Neil Oliver, archaeologist, historian and author of the ‘Two Men in A Trench’ books, went with our very own Technical Director Phil Cooper to BBC HQ in Salford yesterday to help launch our new collection of 1.5 million World War One hospital records.
To mark this month’s centenary of the devastating First Battle of Ypres, yesterday we launched our new collection “Military Admissions and Discharge Registers WW1”, classified as MH106 at the national archives. These are 1.5 million admission and discharge registers from a range of field ambulances, casualty clearing stations, general and stationary hospitals, ambulance trains and medical transport ships, as well as hospitals back home in England. The first tranche of 30,000 records, now available to search at https://www.forces-war-records.co.uk/military-hospital-records, is from the 51st Field Ambulance, which took care of men from the 17th Division in France.
TV archaeologist and historian Neil Oliver, who fronted the BBC’s ‘Two Men in a Trench’, ‘The History Detectives’ and ‘Vikings', as well as Channel 4’s ‘Time Team: Big Royal Dig’, has been very enthusiastic about this project, which he sees as giving a unique insight into life in the Great War trenches through the various afflictions and illnesses suffered by the men. Take a look at our Top 20 illnesses and ailments, as well as lots more information about the trials and triumphs of World War One medicine, here: https://www.forces-war-records.co.uk/library/document/2463/trench-traumas-and-medical-miracles.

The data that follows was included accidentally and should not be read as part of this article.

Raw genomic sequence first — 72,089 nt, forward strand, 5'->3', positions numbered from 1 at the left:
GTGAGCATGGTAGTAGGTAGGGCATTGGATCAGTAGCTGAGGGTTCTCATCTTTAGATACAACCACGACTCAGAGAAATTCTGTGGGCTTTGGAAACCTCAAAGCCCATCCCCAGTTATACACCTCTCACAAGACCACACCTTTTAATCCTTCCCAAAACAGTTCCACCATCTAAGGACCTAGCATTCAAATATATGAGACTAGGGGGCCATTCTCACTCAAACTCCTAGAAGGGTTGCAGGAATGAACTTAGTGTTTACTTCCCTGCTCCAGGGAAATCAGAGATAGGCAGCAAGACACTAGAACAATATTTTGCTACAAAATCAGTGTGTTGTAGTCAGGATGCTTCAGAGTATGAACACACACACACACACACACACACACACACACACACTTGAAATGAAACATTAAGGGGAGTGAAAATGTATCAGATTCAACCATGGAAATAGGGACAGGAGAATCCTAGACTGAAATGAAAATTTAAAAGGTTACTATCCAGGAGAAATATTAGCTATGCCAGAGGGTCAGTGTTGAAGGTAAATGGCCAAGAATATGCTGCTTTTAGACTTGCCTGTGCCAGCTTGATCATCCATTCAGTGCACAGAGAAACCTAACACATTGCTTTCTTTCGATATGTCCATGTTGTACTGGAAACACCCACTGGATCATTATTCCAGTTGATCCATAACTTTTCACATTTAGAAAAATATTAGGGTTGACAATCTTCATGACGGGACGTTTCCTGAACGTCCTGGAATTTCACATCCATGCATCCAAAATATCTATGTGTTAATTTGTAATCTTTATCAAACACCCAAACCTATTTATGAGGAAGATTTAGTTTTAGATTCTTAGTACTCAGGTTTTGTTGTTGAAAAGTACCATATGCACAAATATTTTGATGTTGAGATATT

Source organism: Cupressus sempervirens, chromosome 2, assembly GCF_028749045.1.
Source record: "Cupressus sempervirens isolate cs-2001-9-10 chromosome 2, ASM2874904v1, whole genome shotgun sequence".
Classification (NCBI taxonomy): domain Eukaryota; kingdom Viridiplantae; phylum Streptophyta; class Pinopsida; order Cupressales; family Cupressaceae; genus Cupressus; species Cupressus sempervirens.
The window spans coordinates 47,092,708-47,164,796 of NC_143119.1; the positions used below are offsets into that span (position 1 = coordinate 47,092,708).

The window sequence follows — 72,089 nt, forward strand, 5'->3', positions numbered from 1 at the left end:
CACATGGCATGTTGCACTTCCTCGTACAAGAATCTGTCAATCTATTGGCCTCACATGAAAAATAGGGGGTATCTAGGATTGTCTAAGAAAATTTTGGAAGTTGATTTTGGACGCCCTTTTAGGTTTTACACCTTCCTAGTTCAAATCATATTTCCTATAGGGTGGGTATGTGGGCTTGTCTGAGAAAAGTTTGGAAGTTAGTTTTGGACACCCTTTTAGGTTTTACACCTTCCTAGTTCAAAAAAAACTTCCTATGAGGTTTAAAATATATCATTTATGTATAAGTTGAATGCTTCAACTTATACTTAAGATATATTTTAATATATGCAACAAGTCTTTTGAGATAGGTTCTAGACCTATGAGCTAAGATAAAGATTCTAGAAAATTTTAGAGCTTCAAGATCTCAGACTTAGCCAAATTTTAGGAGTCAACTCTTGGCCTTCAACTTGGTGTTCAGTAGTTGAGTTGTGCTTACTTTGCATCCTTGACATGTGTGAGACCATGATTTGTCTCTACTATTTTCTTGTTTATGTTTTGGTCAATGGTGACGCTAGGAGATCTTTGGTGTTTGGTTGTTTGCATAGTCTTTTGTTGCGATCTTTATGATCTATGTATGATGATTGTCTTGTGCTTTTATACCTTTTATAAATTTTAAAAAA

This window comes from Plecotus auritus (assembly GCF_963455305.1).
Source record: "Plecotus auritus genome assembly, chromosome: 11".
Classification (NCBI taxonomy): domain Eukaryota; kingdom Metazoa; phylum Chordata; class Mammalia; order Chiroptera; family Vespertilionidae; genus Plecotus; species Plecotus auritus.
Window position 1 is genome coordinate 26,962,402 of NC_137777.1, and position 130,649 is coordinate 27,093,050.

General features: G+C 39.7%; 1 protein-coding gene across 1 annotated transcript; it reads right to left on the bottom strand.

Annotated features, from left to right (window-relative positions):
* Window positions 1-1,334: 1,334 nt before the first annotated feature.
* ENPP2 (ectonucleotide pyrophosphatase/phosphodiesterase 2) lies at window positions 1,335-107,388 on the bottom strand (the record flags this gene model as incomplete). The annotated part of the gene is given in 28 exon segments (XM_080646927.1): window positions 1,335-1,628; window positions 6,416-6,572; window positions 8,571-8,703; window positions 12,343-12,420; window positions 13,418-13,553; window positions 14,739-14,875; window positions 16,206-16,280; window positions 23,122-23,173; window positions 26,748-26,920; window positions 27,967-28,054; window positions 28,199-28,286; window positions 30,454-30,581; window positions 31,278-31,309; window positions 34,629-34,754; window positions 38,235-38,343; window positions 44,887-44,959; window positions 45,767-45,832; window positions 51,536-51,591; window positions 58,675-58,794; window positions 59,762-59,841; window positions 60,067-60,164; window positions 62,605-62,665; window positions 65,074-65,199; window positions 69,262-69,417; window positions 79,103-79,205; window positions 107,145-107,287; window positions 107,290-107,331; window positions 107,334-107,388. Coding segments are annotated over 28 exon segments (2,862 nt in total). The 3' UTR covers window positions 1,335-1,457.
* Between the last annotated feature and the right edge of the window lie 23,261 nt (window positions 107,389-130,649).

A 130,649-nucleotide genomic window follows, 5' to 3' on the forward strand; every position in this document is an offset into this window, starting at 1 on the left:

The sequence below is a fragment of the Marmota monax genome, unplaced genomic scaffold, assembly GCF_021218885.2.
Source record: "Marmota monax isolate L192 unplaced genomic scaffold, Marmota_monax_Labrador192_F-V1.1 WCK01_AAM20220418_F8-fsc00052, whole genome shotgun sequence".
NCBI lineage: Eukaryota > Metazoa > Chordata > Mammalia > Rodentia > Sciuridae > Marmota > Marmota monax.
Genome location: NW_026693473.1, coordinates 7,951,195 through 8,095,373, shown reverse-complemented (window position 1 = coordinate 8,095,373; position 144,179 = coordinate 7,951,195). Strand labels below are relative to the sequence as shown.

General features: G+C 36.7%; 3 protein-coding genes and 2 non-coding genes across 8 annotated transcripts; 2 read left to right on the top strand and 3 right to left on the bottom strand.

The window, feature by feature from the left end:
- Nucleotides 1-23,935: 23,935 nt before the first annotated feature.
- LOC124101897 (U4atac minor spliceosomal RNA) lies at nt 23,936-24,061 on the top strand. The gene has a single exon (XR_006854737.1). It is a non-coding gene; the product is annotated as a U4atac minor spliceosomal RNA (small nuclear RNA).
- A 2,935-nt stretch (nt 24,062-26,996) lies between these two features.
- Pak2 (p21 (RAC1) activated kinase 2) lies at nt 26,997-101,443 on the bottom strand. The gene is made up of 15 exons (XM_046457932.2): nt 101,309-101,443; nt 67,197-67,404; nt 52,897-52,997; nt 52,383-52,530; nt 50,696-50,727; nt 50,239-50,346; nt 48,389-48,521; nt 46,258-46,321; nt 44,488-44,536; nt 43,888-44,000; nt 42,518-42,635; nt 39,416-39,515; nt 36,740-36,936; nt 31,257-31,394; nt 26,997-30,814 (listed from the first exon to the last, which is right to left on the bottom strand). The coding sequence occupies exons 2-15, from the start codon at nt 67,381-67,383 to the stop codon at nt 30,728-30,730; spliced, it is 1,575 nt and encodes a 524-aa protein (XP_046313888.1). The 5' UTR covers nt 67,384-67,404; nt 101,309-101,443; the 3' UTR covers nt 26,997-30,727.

The interviews were broadcast all over Britain, from Norwich to Cardiff, from North East Hampshire to the Isle of Man, as the full set of Royal Army Medical Corps records, though just 2% of the total produced during the war (the rest were destroyed in various government space-saving exercises), were specially compiled the provide the Home office with as wide a sample of the stations and locations manned by the RAMC as possible. The full collection should be transcribed within 2-3 years for searching, and the first cache of records is up right now. You never know, your ancestor’s might be among them!